Roughly two thirds of all European patent infringement cases are brought in Germany. Unlike in the U.S., where patent cases can be filed with any district court in the country, only a limited number of German courts have in rem jurisdiction over such cases, and only three of them really matter: Düsseldorf (this venue gets most cases, but not in the smartphone industry), Mannheim (the primary smartphone venue, where some judges almost deserve an honorary doctorate in radio frequency electronics), and Munich, where I grew up though I'm westbound by now.
Munich has two regional courts. Munich I has in personam jurisdiction over cases involving actions or persons within the city border, and in rem jurisdiction over patent cases; Munich II serves the outskirts (and doesn't try patent cases).
Munich I earned its place among the top three German patent venues--and, I would say, among the top five in Europe--for a combination of reasons:
It used to be a rocket docket, about as speedy as Mannheim and clearly faster than Düsseldorf.
It has its own--I'll use a U.S. term--patent local rules. Unlike Mannheim and Düsseldorf, where everything substantive is discussed in a single trial, Munich has broken the trial up into two parts, an "early first hearing" ("frühe erste Anhörung") and a "main hearing" ("Hauptverhandlung"). The first hearing usually takes place a few months after the complaint was served, and is somewhat similar to a U.S. Markman hearing, though they usually don't write down a claim construction the way U.S. courts do and, beyond the Markman scope, start to discuss infringement questions. The early first hearing gives parties a chance to fine-tune their argument with a view to the second hearing, which is the actual trial.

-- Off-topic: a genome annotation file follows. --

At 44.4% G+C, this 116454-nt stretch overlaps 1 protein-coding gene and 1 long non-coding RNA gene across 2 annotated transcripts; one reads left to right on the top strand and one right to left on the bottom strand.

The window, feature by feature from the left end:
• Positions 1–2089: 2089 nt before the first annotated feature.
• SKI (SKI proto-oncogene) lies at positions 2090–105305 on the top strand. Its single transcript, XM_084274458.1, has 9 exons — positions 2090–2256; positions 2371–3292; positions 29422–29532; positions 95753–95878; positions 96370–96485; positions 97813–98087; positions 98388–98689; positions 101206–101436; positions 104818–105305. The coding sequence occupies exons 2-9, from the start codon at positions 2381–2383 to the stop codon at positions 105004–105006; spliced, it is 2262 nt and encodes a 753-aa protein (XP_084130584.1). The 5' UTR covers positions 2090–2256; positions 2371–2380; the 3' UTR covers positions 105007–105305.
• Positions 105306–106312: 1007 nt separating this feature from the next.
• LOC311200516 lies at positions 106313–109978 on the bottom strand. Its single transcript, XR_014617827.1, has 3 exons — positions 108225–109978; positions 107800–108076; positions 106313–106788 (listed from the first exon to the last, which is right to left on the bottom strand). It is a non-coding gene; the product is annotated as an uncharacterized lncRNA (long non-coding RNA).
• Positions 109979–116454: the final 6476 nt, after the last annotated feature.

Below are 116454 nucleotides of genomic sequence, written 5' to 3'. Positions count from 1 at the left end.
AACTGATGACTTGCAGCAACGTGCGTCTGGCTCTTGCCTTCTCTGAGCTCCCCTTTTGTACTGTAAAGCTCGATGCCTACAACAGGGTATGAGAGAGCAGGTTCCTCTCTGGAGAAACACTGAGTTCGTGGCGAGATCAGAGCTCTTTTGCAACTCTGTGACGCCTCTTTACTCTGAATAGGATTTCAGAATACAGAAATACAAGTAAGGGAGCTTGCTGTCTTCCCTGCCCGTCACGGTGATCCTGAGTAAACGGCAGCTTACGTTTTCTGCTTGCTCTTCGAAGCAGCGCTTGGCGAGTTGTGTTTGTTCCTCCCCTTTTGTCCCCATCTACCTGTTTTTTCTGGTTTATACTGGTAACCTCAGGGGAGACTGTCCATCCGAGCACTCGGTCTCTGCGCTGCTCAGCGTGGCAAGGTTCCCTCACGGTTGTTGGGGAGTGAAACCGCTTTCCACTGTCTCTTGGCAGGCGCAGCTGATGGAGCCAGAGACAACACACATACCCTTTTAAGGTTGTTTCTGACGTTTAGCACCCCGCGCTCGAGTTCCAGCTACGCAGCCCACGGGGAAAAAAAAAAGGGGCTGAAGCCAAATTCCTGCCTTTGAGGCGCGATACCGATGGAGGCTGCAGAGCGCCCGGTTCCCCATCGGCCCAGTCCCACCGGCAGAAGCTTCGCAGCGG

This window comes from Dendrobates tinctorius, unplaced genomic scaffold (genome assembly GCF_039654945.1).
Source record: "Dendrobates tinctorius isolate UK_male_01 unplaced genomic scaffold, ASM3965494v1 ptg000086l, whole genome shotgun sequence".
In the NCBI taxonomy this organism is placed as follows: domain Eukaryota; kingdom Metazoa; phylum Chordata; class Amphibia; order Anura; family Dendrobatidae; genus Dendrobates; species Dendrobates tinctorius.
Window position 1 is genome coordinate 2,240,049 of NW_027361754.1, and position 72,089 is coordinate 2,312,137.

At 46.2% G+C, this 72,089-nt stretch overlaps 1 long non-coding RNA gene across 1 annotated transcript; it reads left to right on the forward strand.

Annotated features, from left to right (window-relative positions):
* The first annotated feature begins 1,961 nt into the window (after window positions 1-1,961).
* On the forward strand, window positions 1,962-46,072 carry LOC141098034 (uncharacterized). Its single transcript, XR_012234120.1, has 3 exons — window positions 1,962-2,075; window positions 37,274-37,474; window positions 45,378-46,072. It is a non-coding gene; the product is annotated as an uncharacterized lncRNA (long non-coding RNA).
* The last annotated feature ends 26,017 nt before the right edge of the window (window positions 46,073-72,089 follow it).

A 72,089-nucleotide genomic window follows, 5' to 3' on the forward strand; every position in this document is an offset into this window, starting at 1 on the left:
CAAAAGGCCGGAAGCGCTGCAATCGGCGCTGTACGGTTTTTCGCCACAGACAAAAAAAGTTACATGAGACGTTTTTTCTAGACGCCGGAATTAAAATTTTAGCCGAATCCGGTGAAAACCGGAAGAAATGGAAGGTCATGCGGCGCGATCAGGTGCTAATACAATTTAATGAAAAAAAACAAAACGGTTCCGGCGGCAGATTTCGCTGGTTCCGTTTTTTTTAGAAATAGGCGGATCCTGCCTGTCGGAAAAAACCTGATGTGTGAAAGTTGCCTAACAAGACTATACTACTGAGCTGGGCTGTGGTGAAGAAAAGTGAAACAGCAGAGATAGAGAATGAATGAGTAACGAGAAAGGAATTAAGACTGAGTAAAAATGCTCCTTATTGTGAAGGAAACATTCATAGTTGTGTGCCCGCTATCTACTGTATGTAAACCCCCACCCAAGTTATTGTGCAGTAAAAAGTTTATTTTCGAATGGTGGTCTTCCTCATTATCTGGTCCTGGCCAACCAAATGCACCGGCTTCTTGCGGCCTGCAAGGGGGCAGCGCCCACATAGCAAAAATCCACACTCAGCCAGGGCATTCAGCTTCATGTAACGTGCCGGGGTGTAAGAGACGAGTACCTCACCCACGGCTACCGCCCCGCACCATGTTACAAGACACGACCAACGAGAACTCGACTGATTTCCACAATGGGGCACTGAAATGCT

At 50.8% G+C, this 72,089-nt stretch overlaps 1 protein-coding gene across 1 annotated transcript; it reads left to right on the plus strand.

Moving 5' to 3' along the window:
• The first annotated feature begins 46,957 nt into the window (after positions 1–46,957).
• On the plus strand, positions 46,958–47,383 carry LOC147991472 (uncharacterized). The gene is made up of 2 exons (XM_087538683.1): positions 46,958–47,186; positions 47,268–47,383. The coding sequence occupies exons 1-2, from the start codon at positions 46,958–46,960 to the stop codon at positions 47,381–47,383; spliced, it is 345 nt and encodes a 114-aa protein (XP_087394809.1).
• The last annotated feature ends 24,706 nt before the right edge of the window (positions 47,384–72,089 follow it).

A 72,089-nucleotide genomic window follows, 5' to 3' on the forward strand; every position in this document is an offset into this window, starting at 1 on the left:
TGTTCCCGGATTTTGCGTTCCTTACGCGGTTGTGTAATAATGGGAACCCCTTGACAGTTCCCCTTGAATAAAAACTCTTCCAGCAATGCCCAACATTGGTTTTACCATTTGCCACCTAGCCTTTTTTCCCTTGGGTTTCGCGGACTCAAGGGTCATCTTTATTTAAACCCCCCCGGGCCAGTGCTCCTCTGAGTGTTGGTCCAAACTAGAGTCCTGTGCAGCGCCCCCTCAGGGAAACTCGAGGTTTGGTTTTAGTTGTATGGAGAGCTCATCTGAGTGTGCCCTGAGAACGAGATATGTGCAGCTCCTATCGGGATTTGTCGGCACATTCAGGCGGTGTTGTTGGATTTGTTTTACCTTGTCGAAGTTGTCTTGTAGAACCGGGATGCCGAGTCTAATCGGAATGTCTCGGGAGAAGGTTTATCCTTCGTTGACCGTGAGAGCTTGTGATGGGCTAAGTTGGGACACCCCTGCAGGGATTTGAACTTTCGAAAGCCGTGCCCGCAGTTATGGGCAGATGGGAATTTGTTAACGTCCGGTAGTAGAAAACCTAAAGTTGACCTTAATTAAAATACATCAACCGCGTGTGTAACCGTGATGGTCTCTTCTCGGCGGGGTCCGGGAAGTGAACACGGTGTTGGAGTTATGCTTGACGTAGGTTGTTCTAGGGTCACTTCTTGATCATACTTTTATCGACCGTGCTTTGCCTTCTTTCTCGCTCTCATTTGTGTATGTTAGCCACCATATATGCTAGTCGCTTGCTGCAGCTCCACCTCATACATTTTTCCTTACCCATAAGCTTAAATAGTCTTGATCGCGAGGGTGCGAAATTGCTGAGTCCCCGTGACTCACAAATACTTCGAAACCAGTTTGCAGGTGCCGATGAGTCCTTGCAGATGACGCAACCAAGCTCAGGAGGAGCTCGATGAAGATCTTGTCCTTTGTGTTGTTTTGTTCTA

Many patent-focused firms have a strong presence in Munich (for an example, Quinn Emanuel's German center of gravity appears to be shifting from Mannheim to Munich) because of the strength of the regional economy (including many subsidiaries of major U.S. tech companies) and all those proceedings taking place before the European Patent Office (oppositions to recently-granted patents) and the Federal Patent Court of Germany ("Bundespatentgericht"; nullity proceedings against German patents or, typically, German parts of European patents).
While this is only a minor factor, Munich is also far more of a tourist attraction than Düsseldorf, let alone Mannheim, which is almost creepy and has an increasing problem with violent crime.
But there's a serious problem--a lack of political support for this patent venue.
While the government of the state of North Rhine-Westphalia, regardless of whether the state is run by conservatives in name only (as it is now) or by the self-declared political left (as it was before), recognizes patent infringement litigation as a regional economic development factor, the party that has been in government in the state of Bavaria for half a century (CSU) appears to be pretty clueless, which is irreconcilable with its "Laptop und Lederhose" (laptop and Oktoberfest-style leather pants) slogan. Instead of strengthening the "civil law chambers" ("Zivilkammern") that hear patent cases in Munich, the court's former chief judge even reduced staff size by one judge, which sounds like a minor difference but has huge practical implications whenever one of the three judges (and they need three to form a panel that can hear and adjudicate a case) is on vacation or ill.